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CHICAGO -- White Sox manager Ozzie Guillen made it quite clear before Saturday’s game that he is losing patience with Juan Pierre’s critics.
“I wish I could say what I think, because I’d be on CNN, the Playboy Channel, everywhere, [if I say] what I really think about this,” Guillen said. “But I’m not going to say it, it’s the first time I’m going to keep it to myself.”
In typical Guillen-fashion, however, it didn’t take him very long to unleash his true feelings.
“I wipe my [expletive] with the critics,” Guillen said emphatically. “I play JP because I think that’s the best guy to help us win. If he’s 0-for-100, you think I don’t know that? But in the meanwhile, when you’re in my spot, when you sit in my chair you will be criticized 99 percent of the time. Because when things are going good, you have good players. When things are going bad, the manager’s [expletive].”
Many have criticized Pierre for his lack of steals on the season (he’s 10-for-19 in that category) – his running ability made him a valuable asset in past seasons. Guillen calmly pointed out that you need to get on base to steal bases. Pierre is currently getting on-base at a career low mark of .310.
|Juan Pierre has struggled at the plate and in the field this season.|
Guillen went on to praise Pierre’s toughness and heart.
One of the options to replace Pierre is minor leaguer Dayan Viciedo, who is hitting .324 with 11 home runs in Triple-A Charlotte. He’s also struck out 56 times and has only drawn 16 walks, though that current walk total is actually high compared to his career averages.
“I’ve said in the past, they want Viciedo here, my door is open, as soon as he’s here I’ll play him every day,” Guillen said. “Now, I make it clear, they gotta make a trade or make a decision to send someone down. I cannot play with a 26 man roster. But as long as JP is here, he’s playing. If people don’t like it….”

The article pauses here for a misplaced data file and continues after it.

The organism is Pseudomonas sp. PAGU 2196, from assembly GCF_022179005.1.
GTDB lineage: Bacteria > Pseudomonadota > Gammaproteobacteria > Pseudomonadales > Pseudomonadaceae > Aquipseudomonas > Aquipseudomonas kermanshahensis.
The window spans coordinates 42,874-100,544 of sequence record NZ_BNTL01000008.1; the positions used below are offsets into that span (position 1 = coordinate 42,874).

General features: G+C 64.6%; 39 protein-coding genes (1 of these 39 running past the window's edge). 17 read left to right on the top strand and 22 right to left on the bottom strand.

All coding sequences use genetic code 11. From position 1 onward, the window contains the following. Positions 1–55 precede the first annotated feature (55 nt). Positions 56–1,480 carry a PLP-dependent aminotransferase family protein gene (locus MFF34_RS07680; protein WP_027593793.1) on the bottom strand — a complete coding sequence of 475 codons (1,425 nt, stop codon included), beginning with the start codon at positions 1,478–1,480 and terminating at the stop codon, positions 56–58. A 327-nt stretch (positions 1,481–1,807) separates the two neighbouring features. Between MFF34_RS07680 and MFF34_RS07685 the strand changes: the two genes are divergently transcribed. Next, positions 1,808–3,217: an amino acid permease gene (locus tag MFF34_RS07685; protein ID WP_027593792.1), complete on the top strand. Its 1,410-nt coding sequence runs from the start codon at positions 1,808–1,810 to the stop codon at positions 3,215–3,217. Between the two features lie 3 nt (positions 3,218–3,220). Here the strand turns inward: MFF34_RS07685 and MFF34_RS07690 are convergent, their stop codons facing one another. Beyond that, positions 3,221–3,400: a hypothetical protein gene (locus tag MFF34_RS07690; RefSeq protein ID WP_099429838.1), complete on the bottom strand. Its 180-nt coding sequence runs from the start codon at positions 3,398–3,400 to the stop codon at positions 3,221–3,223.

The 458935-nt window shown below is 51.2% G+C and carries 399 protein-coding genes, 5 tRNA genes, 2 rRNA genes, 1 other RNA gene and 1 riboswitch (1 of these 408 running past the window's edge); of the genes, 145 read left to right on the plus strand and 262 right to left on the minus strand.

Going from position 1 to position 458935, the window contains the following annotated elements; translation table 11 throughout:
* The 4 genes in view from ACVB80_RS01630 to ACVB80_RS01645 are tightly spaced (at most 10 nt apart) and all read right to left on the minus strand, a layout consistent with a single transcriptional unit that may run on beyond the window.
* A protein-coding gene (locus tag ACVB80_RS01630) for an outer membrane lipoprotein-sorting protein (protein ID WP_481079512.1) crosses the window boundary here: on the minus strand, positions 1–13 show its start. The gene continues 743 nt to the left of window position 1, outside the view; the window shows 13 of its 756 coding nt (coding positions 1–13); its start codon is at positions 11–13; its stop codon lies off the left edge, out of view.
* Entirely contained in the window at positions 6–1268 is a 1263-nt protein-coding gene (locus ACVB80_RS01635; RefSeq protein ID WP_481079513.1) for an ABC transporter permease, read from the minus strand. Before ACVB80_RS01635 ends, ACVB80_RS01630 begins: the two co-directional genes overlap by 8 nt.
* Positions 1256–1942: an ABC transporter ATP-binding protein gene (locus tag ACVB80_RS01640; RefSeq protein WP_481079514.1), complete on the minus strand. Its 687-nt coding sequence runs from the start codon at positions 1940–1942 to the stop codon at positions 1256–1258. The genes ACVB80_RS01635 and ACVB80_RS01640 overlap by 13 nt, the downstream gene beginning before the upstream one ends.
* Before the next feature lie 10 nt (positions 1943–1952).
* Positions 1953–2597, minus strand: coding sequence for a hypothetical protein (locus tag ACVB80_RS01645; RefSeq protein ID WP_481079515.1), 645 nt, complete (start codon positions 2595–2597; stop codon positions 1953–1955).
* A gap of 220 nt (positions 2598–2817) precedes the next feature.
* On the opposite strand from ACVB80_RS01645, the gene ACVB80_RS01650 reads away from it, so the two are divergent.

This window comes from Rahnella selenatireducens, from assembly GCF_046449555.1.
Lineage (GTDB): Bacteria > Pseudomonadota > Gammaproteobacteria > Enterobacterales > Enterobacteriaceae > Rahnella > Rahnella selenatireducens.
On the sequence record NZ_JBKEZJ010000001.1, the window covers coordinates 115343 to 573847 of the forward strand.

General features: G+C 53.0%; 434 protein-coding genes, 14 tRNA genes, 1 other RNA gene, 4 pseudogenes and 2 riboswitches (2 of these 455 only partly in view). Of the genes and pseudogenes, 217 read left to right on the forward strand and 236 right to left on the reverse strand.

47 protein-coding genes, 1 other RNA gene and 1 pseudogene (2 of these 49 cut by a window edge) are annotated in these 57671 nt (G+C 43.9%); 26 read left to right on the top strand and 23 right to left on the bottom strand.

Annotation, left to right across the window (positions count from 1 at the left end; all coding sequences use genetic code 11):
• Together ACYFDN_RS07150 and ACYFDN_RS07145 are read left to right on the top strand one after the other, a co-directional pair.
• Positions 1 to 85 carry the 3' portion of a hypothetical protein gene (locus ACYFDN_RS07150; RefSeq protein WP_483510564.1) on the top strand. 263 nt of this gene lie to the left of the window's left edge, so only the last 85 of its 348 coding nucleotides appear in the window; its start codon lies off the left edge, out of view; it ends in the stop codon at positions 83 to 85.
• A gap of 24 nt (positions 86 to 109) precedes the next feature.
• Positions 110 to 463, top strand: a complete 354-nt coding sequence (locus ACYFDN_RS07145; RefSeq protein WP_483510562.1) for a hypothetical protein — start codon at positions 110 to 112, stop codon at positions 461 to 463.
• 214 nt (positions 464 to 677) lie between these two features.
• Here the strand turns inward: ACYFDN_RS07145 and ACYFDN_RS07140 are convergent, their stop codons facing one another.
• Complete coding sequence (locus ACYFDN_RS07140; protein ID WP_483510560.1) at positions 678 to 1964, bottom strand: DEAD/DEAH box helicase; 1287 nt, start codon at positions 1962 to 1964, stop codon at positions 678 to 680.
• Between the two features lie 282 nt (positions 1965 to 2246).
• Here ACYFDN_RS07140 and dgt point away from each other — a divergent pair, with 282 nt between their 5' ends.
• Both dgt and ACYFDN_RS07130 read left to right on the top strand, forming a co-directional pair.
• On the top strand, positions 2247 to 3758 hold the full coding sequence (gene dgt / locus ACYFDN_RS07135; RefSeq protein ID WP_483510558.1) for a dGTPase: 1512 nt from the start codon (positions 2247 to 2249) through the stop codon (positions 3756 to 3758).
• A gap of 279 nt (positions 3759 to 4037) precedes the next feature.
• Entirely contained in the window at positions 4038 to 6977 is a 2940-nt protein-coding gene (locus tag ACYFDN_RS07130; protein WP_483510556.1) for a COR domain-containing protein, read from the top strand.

Guillen cut himself off before finishing that last sentence, but he made his feelings perfectly clear: he’ll manage the way he wants to and doesn’t care what people outside the organization think about it.
Guillen went on to say that nobody really knows if Viciedo is any better than Pierre in the outfield. Pierre has often been criticized for his terrible throwing arm and made some critical errors in left field early in the season.
While people are hot on the trails of Viciedo at the moment, Guillen pointed out that eventually he’ll hit a rough spot as well.
“Sooner or later Viciedo’s going to be 0-for-10 in Chicago,” Guillen said. “And the same stupid people that talk about JP, they’re gonna talk about Viciedo. That’s the way it is.”
The combination of an unacceptable OBP (especially for a lead-off man with no power), a terrible steal rate, and subpar defense, make Pierre’s value on the field almost negligible.
However, Pierre has always been thought of as a great leader and a catalyst in the clubhouse. He has long been lauded for being the first player at the ballpark and one of the hardest working players in the game. But when the hard work doesn’t translate into strong play on the field, the complaints are sure to arrive.
While Guillen insisted that he wasn’t trying to protect Pierre, his main point seemed to be that there are other players that deserved criticism for the team’s struggles.
“When somebody’s not playing well, obviously . . . you should be criticized,” Guillen said. “But that’s unfair, when somebody’s playing ok, you’re picking on one player. We’re not [four and a half] games behind first place because of JP’s play. Am I defending JP? No, I no defend JP. Because the day I think JP can’t play anymore or I have somebody better than him, then I’ll replace him.”